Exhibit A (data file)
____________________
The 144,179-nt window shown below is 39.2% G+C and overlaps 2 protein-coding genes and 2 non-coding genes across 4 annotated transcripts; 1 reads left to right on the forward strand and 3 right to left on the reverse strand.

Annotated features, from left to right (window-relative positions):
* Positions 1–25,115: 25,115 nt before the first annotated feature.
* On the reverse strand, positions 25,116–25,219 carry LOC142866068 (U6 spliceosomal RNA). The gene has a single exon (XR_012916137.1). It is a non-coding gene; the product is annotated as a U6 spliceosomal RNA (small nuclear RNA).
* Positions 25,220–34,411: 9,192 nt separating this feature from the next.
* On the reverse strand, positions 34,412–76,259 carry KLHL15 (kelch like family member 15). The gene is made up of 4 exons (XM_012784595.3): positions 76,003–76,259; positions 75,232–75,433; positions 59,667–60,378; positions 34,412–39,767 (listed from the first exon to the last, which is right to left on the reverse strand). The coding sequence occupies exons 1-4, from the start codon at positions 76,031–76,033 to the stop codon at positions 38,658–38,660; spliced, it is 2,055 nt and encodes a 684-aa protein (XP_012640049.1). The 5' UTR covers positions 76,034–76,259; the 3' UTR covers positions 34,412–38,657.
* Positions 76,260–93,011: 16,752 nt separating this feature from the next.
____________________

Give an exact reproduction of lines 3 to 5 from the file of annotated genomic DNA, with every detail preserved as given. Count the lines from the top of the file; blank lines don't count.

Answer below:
* Positions 1–25,115: 25,115 nt before the first annotated feature.
* On the reverse strand, positions 25,116–25,219 carry LOC142866068 (U6 spliceosomal RNA). The gene has a single exon (XR_012916137.1). It is a non-coding gene; the product is annotated as a U6 spliceosomal RNA (small nuclear RNA).
* Positions 25,220–34,411: 9,192 nt separating this feature from the next.